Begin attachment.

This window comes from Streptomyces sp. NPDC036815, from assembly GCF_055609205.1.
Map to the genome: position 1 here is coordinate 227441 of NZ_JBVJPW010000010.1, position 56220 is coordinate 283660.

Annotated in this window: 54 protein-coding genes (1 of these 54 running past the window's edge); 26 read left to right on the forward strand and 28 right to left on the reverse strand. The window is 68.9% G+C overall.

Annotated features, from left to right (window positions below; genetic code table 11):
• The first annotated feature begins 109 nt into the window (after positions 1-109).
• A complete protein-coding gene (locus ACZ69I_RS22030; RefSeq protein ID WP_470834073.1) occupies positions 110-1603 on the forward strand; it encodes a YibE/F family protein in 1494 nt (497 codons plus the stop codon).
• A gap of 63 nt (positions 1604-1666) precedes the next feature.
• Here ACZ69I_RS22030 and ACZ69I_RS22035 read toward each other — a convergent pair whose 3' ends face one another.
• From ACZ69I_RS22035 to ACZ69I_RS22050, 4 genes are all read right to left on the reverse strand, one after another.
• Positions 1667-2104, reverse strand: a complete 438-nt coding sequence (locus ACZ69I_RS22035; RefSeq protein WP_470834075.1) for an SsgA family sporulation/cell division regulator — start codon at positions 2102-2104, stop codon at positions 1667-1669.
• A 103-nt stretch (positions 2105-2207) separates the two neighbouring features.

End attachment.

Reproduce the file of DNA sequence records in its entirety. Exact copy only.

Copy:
This window comes from Streptomyces sp. NPDC036815, from assembly GCF_055609205.1.
Map to the genome: position 1 here is coordinate 227441 of NZ_JBVJPW010000010.1, position 56220 is coordinate 283660.

Annotated in this window: 54 protein-coding genes (1 of these 54 running past the window's edge); 26 read left to right on the forward strand and 28 right to left on the reverse strand. The window is 68.9% G+C overall.

Annotated features, from left to right (window positions below; genetic code table 11):
• The first annotated feature begins 109 nt into the window (after positions 1-109).
• A complete protein-coding gene (locus ACZ69I_RS22030; RefSeq protein ID WP_470834073.1) occupies positions 110-1603 on the forward strand; it encodes a YibE/F family protein in 1494 nt (497 codons plus the stop codon).
• A gap of 63 nt (positions 1604-1666) precedes the next feature.
• Here ACZ69I_RS22030 and ACZ69I_RS22035 read toward each other — a convergent pair whose 3' ends face one another.
• From ACZ69I_RS22035 to ACZ69I_RS22050, 4 genes are all read right to left on the reverse strand, one after another.
• Positions 1667-2104, reverse strand: a complete 438-nt coding sequence (locus ACZ69I_RS22035; RefSeq protein WP_470834075.1) for an SsgA family sporulation/cell division regulator — start codon at positions 2102-2104, stop codon at positions 1667-1669.
• A 103-nt stretch (positions 2105-2207) separates the two neighbouring features.